Communication with purpose

By Susan Miller, Creative Chameleon Writing Services, Bremen, IN

As social media infiltrates our daily life, good writing and communication skills are becoming more relaxed. While we don’t need to follow Victorian-era etiquette in our correspondence, we should still maintain certain standards to keep our messages clear and professional.

Be appropriate and accurate. Email has relaxed the rules on how we communicate. It is tempting to be less formal when writing an email than a printed letter. Regardless of the end product, use appropriate salutations and formatting when contacting someone you’ve never dealt with. Also, be sure to run spell check and use proper grammar. Nothing ruins credibility faster than sloppy writing.

Know your audience. If you’ve ever sat in a meeting where acronyms and insider knowledge was batted around like a Badminton shuttlecock, than you know what is like to feel like an outsider. Be clear when you write – or speak – defining your term the first time and then switching to acronyms.

Example: “Parts Per Million are defined on the report. Engineers expect the PPM count to be accurate.”

Even if you are writing a technical article for a technical audience, avoid the jargon. You never know who your reader might be.

Get to the point. A recent article in a major business magazine encouraged email writers to be direct in their messages – almost to the point of being rude. The article discouraged the use of pleasantries and email “chit chat” in favor of direct communication. While the advice on how to write messages was, in my opinion, a tad extreme, the notion of not rambling is valid. Electronic conversations can feel burdensome to overworked individuals. Consider just giving the necessary information and save socializing for another time.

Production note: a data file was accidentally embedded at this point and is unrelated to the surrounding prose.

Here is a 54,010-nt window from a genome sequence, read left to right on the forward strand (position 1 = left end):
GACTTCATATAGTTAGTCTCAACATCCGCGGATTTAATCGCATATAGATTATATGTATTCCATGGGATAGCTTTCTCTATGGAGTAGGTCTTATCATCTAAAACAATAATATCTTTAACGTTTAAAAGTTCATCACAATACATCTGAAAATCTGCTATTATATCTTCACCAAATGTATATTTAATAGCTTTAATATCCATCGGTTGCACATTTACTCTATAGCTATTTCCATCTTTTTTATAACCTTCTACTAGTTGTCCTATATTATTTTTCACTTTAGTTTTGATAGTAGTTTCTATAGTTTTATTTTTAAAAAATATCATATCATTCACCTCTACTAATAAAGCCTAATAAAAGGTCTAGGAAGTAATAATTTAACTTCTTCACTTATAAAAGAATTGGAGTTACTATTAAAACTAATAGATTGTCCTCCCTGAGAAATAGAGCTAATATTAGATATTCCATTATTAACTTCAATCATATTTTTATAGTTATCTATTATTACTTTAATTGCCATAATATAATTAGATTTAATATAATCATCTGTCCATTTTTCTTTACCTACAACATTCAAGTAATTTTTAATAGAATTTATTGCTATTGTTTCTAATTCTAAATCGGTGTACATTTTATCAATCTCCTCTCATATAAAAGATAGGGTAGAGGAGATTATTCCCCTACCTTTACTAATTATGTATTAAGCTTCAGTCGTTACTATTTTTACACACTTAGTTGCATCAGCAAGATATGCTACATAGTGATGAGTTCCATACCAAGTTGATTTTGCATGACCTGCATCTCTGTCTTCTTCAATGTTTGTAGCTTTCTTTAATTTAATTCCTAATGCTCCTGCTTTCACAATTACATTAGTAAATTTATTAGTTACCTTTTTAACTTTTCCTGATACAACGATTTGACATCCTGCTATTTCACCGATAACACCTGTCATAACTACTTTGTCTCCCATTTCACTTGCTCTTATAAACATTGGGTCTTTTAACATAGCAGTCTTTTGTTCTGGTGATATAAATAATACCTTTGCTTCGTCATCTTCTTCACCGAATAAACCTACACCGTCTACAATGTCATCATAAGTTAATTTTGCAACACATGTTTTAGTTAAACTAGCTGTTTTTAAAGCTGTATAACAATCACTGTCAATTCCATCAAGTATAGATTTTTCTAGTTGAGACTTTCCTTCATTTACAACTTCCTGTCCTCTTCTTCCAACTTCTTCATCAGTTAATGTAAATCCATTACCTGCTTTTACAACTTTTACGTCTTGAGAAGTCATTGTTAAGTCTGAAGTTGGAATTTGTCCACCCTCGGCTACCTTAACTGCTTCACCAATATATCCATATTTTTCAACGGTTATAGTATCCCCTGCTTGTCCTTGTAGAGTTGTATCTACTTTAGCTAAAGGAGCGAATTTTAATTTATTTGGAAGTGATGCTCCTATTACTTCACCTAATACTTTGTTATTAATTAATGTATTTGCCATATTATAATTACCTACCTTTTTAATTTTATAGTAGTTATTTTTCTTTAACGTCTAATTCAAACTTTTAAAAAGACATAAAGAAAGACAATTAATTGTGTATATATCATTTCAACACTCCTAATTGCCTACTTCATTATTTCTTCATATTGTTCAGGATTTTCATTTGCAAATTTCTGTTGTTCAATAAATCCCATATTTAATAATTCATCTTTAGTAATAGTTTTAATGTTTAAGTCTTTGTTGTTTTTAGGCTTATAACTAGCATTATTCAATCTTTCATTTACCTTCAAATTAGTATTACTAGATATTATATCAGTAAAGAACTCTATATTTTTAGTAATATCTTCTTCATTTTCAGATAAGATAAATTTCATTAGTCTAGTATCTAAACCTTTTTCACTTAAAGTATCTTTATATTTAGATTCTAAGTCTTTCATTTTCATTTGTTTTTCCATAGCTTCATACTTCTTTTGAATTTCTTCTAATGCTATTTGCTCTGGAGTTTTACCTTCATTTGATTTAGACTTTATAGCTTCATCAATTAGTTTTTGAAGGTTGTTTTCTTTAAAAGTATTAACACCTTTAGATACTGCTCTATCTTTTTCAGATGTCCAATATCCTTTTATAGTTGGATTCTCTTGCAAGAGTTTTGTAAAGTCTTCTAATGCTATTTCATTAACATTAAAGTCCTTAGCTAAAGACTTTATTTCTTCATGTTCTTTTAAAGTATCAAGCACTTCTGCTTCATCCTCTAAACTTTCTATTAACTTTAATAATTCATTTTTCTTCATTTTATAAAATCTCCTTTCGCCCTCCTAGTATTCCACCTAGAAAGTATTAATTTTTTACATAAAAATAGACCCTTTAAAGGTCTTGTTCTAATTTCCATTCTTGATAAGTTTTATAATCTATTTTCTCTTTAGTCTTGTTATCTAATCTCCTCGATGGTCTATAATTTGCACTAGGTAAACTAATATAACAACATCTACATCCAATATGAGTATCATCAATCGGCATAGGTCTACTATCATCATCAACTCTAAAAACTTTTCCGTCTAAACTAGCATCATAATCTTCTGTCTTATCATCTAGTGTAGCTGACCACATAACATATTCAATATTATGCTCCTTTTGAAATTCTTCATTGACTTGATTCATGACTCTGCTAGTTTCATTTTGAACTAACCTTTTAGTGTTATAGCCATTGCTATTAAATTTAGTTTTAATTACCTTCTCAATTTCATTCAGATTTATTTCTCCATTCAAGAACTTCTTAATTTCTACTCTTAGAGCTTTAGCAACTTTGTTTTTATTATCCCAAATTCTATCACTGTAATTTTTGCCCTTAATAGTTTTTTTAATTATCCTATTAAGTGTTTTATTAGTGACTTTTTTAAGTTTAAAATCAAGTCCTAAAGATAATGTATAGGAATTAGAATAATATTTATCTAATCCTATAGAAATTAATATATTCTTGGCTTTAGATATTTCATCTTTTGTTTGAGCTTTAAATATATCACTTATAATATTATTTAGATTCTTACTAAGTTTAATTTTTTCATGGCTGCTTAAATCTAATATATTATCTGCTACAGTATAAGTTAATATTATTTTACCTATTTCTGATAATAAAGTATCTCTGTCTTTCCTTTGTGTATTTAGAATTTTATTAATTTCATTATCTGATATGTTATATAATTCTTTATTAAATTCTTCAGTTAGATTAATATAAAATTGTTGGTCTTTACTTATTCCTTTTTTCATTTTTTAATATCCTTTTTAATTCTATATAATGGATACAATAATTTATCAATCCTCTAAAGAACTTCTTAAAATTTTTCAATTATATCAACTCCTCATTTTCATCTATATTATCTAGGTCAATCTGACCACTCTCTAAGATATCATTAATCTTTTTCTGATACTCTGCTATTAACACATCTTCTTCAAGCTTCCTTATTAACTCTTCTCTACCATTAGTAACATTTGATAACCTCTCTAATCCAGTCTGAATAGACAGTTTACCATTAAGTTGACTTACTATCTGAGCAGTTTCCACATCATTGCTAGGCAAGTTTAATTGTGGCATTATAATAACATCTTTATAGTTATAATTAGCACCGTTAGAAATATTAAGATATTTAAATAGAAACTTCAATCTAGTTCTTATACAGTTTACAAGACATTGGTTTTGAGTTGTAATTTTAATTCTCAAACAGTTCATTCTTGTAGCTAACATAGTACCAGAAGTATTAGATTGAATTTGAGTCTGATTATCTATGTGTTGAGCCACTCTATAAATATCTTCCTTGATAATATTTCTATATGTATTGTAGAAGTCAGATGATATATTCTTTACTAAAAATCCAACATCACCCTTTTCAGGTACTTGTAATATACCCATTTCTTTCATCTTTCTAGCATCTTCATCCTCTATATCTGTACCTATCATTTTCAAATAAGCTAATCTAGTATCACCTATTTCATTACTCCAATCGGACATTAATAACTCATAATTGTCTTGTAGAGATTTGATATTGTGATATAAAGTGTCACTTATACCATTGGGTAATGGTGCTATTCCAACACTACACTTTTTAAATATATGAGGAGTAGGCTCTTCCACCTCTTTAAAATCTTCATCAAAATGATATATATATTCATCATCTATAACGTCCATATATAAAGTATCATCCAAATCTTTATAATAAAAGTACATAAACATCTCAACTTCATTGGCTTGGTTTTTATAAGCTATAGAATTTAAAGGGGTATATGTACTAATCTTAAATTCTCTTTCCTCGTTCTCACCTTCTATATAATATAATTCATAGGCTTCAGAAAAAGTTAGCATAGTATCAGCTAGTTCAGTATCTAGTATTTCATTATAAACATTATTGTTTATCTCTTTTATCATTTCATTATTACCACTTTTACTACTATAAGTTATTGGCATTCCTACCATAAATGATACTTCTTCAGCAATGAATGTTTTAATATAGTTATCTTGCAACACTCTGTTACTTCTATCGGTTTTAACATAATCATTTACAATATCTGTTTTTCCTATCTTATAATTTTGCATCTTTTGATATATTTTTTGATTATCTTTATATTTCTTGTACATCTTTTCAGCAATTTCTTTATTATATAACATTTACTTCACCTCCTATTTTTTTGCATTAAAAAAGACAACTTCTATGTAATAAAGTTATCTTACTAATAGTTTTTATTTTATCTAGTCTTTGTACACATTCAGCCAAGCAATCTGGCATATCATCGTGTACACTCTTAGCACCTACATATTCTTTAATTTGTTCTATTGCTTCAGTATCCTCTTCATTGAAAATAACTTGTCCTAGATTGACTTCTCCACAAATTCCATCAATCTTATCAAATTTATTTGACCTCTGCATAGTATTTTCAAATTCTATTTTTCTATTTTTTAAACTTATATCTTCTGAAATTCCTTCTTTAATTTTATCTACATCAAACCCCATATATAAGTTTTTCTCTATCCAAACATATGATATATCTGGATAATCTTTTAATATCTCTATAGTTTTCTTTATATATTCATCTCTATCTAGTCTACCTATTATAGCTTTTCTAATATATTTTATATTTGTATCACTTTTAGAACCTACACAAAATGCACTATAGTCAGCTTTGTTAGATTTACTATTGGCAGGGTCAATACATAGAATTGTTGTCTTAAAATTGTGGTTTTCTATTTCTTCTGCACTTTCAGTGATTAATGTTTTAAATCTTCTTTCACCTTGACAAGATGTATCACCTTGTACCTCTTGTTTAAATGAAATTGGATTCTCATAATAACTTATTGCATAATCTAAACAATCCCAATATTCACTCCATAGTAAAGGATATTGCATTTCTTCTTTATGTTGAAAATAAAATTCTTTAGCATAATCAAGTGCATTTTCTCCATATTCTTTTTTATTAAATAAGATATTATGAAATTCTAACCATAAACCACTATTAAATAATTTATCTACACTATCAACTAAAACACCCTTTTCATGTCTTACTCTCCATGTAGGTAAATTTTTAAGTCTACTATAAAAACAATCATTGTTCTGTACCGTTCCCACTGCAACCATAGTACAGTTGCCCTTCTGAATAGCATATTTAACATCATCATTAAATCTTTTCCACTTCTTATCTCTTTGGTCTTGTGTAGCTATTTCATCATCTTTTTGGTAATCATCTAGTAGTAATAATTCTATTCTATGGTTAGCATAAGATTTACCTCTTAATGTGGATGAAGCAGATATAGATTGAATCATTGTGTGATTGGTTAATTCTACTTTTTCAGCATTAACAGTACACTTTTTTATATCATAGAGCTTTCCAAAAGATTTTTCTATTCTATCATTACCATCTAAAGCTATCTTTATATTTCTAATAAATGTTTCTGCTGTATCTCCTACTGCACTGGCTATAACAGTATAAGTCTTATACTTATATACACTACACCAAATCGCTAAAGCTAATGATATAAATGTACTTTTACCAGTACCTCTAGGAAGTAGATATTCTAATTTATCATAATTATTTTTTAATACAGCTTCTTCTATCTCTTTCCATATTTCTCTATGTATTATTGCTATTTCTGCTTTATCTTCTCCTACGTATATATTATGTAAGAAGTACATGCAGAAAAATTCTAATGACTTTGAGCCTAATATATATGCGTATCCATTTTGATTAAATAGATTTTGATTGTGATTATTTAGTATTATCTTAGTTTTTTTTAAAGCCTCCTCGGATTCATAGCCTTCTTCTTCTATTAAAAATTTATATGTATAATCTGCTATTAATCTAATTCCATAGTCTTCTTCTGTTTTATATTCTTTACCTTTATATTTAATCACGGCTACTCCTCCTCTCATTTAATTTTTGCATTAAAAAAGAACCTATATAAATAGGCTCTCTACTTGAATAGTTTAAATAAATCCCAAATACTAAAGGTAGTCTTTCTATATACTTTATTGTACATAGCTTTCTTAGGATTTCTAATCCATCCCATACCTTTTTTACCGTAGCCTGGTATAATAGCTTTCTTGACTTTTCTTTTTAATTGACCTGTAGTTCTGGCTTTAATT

No spamming. If you think you are allowed to send your business promotions to everyone you just met at a trade show or anyone in your email contacts database, think again. CAN-SPAM laws cover all commercial messages, including email that promotes content on commercial websites. Business-to-business email is included, too. So, if you want to send a message about your new product line, make sure you follow the rules or you are spamming. (Visit the Federal Trade Commission website to learn more – http://business.ftc.gov.)

Declutter cyberspace. Do you have a burning idea for an article you are sure will change the lives of your clients? Before you create that e-newsletter or blog post, be sure of your reason for writing it. The Internet is bursting with information (too much sometimes) and our email boxes are brimming with junk email. Just because you have a platform for publishing your ideas doesn’t automatically mean it is a good idea.

Susan Miller is a WBOM member and owner of Creative Chameleon Writing Services, Bremen, Indiana. She offers professional writing services to businesses and is a personal historian, working with families interested in capturing everything from treasured recipes to histories.

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